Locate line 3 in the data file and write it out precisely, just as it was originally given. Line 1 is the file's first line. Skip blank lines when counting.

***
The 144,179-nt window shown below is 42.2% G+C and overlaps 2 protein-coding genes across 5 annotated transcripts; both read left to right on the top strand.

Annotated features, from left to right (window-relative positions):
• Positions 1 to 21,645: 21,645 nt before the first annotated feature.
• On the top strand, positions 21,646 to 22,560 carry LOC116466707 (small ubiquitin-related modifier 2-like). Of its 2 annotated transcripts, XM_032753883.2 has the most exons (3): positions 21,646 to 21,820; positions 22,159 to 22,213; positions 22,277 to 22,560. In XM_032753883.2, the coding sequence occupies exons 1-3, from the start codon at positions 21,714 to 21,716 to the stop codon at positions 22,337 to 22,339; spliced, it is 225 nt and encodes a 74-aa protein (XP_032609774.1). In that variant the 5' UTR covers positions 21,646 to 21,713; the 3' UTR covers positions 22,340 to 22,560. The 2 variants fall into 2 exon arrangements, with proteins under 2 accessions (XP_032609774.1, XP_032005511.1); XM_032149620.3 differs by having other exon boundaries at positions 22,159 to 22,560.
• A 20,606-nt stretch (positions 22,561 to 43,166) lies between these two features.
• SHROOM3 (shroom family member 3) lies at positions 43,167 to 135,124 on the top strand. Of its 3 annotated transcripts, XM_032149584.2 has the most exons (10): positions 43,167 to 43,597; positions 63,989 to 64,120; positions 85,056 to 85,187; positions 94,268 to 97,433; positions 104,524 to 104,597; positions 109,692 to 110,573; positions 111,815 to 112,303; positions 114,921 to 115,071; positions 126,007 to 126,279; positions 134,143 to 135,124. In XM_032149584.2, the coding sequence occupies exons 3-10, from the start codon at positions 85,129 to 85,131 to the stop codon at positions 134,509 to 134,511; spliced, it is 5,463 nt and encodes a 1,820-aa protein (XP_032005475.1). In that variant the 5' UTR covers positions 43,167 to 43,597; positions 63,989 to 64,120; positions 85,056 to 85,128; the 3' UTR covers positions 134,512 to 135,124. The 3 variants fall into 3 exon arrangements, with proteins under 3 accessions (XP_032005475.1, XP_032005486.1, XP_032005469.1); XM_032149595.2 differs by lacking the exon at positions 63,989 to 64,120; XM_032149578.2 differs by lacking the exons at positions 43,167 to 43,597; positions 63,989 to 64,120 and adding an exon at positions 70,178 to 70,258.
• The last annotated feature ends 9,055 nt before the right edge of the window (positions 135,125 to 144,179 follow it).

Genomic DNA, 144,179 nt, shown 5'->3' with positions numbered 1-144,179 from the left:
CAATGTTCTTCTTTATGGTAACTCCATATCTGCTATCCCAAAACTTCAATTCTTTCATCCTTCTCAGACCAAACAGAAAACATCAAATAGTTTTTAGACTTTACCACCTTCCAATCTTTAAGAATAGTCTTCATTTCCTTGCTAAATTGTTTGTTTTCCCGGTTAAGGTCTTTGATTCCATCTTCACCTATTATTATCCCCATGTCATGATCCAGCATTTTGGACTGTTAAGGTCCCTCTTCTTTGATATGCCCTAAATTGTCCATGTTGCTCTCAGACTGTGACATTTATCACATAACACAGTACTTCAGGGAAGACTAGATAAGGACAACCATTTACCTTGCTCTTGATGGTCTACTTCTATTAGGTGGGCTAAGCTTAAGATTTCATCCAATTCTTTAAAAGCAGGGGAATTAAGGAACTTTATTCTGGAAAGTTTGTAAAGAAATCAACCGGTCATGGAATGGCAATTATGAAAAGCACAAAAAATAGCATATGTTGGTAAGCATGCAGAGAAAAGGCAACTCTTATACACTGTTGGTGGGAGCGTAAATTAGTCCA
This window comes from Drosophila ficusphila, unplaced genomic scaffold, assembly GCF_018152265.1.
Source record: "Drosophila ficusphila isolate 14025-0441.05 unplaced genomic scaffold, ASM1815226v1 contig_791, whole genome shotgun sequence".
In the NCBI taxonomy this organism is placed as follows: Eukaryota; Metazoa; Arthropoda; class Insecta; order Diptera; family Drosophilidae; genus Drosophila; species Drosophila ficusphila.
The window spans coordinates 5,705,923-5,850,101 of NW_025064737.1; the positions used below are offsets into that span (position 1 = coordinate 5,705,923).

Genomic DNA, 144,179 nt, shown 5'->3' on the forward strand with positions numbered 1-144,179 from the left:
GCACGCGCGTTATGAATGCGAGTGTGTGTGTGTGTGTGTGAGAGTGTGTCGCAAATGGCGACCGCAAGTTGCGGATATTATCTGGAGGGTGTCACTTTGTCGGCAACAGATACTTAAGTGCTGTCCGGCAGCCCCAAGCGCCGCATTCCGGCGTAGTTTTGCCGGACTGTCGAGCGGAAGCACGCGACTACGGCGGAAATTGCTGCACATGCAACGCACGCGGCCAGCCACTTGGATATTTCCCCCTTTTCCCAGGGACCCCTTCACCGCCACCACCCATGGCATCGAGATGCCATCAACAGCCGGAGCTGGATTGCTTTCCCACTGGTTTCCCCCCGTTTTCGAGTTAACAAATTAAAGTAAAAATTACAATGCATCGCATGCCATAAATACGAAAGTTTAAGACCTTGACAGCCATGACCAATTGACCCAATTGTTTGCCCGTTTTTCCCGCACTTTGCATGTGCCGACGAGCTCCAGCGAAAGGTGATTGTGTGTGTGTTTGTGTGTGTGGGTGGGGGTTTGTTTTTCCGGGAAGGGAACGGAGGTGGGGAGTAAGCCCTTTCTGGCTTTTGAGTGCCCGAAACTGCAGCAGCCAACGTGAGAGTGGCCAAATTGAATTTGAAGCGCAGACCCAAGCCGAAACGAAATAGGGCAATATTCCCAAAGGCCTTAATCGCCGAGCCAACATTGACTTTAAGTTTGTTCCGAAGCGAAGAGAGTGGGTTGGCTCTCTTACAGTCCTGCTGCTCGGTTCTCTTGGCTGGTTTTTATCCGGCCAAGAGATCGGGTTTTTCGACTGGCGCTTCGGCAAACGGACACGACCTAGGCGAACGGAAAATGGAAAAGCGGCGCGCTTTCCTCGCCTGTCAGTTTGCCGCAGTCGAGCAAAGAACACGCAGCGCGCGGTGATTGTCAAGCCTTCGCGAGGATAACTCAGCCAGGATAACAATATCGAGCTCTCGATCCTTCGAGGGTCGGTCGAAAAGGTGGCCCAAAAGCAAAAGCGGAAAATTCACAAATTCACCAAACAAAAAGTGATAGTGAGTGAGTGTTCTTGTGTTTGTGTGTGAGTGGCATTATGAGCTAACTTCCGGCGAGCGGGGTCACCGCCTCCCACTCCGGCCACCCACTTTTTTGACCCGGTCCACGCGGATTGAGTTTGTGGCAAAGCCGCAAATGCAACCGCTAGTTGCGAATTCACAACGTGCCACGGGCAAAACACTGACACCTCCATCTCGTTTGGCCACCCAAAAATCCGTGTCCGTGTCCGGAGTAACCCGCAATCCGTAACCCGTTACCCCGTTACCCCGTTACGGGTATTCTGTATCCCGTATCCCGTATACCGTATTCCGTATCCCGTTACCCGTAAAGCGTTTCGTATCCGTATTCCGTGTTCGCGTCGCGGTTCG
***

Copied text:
• Positions 1 to 21,645: 21,645 nt before the first annotated feature.